Tuesday, May 22, 2018

More Bad News about Neurologists

Today I learned that not only is there a shortage of neurologists in the United States, but a large percentage of the neurologists available are suffering burnout.

The article I saw is really disheartening.

It makes me feel bad for myself. It makes me feel bad for other people who have neurological issues. And it makes me feel bad for the neurologists and their families.

I only skimmed through the article before.

Now I'm going to read it more closely.

So....

The article says that burnout can cause doctors to harm patients because they lack empathy and make errors.

I need to expect that if/when I finally see a neurologist that she's probably not going to act like she cares about me or my symptoms. She'll probably act bored and annoyed, not because she's a bitch. But she's probably thinking about how she's exhausted and doesn't see her partner and/or children enough. OR if she's single, she might be thinking about how she's so behind on Netflix and has had no time to go on dates.

As for some of the causes of burnout, the article mentions financial pressure to see too many patients and technology that is not user-friendly.

I know from experience that technology can make life easier and better, but it also can make life harder.  I think technological savvy people pressure the rest of us to use more and more advanced computers. THEY think it's easy to use, so they assume it will be easy for us too. OR they don't care if it's easy for us. Their idea is is if we have problems, we'll pay and/or beg them to help us.  They have control and we are lost.

I was reading an old Livejournal entry a few days ago. I talked about being furious, because Tim and my dad thought it would be a good idea for me to upgrade my video editing technology. I had been perfectly content with the old, but they believed I needed something new. The new was much harder to navigate.  Eventually I was able to handle it, but the experience was frustrating.

Imagine being an overworked doctor with too many patients and then having to deal with difficult technologies.  It doesn't paint a pretty picture in my head.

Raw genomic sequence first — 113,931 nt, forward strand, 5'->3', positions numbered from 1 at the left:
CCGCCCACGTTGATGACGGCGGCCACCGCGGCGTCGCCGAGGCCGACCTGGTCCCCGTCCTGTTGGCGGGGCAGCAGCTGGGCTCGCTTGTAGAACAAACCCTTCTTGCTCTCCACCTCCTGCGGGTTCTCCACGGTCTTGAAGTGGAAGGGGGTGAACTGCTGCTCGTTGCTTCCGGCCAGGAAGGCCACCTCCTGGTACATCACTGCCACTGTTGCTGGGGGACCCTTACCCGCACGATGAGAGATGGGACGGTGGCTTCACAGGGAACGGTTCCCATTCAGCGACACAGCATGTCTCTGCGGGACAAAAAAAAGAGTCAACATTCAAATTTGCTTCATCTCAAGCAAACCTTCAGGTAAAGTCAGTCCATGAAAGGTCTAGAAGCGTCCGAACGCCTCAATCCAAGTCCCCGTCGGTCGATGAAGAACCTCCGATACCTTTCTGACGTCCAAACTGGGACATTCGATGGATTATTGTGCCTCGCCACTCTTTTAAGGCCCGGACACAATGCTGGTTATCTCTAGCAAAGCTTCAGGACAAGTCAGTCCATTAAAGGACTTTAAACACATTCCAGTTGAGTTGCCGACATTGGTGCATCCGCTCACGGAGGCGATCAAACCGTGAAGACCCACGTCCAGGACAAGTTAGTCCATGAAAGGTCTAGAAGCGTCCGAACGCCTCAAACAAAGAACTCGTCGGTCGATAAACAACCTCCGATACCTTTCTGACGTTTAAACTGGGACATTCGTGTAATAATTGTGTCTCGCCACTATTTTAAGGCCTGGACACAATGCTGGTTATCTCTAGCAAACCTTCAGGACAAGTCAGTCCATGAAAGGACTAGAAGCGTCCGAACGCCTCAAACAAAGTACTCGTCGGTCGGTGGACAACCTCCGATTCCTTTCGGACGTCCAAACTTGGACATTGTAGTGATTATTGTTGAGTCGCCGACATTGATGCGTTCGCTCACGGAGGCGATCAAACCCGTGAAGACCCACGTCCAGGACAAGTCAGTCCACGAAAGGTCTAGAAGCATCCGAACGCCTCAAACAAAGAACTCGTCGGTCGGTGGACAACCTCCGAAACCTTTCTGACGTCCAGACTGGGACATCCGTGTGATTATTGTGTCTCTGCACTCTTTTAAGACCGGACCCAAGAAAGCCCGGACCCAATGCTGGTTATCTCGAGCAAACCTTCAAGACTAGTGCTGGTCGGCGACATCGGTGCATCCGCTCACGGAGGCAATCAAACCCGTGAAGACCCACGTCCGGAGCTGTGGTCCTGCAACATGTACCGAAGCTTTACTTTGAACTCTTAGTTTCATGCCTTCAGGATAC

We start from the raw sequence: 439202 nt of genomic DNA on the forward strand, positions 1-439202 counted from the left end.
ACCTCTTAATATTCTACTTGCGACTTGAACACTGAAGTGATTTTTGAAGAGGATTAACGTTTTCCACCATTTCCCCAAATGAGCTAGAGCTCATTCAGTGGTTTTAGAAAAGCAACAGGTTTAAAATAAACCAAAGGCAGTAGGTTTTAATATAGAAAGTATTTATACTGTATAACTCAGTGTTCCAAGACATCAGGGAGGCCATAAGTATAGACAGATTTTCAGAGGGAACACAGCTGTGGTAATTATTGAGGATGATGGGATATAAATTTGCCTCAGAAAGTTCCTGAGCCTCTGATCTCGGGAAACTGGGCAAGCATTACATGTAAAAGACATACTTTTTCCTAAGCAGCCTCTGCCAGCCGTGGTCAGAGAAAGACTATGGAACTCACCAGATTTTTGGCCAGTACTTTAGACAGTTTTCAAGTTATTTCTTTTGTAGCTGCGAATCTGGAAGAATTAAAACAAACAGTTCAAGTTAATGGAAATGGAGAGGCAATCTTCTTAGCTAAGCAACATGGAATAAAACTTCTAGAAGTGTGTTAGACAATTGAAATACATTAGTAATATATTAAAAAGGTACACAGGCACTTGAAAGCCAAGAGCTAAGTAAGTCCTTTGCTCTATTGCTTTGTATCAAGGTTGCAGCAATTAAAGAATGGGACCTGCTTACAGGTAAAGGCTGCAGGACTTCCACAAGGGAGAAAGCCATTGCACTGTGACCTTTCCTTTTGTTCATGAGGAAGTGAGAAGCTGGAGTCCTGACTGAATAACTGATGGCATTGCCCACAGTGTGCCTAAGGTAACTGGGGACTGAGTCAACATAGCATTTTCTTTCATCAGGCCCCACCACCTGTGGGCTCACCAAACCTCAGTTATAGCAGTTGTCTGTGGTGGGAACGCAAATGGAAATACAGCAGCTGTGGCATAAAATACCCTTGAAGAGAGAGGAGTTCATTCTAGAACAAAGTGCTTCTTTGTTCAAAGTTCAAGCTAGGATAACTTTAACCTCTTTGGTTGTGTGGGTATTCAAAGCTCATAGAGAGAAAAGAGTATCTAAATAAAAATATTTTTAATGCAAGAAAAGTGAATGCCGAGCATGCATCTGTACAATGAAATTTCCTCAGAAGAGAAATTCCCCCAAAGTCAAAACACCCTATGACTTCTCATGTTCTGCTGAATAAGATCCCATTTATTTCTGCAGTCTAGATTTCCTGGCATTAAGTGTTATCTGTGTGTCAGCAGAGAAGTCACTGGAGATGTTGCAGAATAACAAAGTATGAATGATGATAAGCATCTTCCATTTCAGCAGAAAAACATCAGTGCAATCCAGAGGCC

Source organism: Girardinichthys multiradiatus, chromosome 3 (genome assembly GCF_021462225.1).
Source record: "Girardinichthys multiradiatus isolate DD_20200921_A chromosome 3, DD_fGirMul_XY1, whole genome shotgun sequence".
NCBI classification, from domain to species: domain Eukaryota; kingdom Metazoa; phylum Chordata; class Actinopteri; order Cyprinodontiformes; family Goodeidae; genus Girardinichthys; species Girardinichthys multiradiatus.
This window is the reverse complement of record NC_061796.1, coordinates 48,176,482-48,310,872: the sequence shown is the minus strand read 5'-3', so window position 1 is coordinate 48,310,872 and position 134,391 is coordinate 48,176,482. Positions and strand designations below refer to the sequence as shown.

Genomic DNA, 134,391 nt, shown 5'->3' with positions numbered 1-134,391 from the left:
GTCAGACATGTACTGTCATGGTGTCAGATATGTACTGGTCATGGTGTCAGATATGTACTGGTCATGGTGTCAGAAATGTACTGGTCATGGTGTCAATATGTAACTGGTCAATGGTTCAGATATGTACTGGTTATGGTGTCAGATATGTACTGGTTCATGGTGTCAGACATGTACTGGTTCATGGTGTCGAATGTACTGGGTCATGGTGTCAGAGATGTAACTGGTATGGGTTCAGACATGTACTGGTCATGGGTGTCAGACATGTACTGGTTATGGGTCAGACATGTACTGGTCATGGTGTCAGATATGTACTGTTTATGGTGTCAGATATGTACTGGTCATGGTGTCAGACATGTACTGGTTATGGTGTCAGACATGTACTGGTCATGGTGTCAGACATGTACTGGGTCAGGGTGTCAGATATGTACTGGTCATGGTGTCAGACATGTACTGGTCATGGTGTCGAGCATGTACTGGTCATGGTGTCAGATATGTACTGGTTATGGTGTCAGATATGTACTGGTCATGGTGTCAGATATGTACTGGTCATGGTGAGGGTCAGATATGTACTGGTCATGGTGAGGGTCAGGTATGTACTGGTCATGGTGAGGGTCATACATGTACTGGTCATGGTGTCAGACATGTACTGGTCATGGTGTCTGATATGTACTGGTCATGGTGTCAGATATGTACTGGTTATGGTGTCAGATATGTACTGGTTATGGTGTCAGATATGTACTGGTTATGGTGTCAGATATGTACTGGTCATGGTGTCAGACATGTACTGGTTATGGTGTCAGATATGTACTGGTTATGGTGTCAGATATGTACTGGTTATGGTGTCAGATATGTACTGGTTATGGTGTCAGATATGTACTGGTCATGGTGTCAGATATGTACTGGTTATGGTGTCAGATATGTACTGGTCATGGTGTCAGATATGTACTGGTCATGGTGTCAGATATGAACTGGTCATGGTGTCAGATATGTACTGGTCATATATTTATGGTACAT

Well, here's a depressing line from the article. A neurologist says,  I now take the Monday off after working the whole weekend so I can reboot from the emotional exhaustion. I often take Wednesdays off the other weeks, which allows me to get the kids to their orthodontic appointments, catch up on laundry, complete my CME, and finish paperwork from the office. I have found that even though my income has taken a hit from taking this time off, my mental wellbeing is stronger for it.

How the fuck is that taking time off?  Catching up on laundry? Taking kids to appointments? Finishing paperwork?

No.

Taking time off is taking a walk, getting a massage, watching Netflix, playing a video game, going out for ice-cream, Hanging out at the beach....

I wonder, though, if the doctor DOES do fun and relaxing things, but is ashamed to admit it. Our society has such a Protestant work ethic.  Often people are afraid to admit that they take time to relax and enjoy life. 

Now I'm going to read about what can be done to lessen all this burnout.

Probably nothing, really.

But it's sweet that people are trying to come up with solutions.

One idea listed is for doctors to join professional organizations. Yeah! So on that weekend they could have gone on that short cruise, they'll instead be attending a work conference. 

I guess there could be some positives. Being with other people who share your interests and tribulations may be therapeutic.  On the other hand, what if you end up conversing with some asshole who has this need to prove that he's more awesome at neurology than you are?

The article suggests that having advanced nurses could help. I do agree with this one. It can lessen the workload, and it provides more attention to the patient. When we went to see doctor's office to get the referral, we saw the physician assistant instead of the doctor. I think, because, it was easier to get an appointment.

The physician assistant spent a lot of time with us. If we had seen the doctor, he might have been more rushed. 

Anyway, if the time comes that I finally see a neurologist, I shall try to be sympathetic towards them. I will try to be patient and understanding.  I will also try not to take any of their rudeness, impatience, coldness, etc. personally. 


Oh, and on a brighter note. The neurologist I've been assigned to IS open about doing fun things. She lists her hobbies as cooking, dancing, and outdoor activities. That's cool. Cooking can be seen as a chore, but for other people it's a fun, relaxing thing. I don't think the same can be said for laundry or driving to orthodontist appointments. UNLESS...you have a crush on your child's orthodontist.  If that's the case, those appointments might be your favorite leisure activity.

The other doctor in the practice likes fishing, traveling, and riding a motorcycle. I sure hope she wears a helmet!  Being a neurologist, it would be ironic if she didn't. But I once knew a respiratory therapist who smoked.  So.....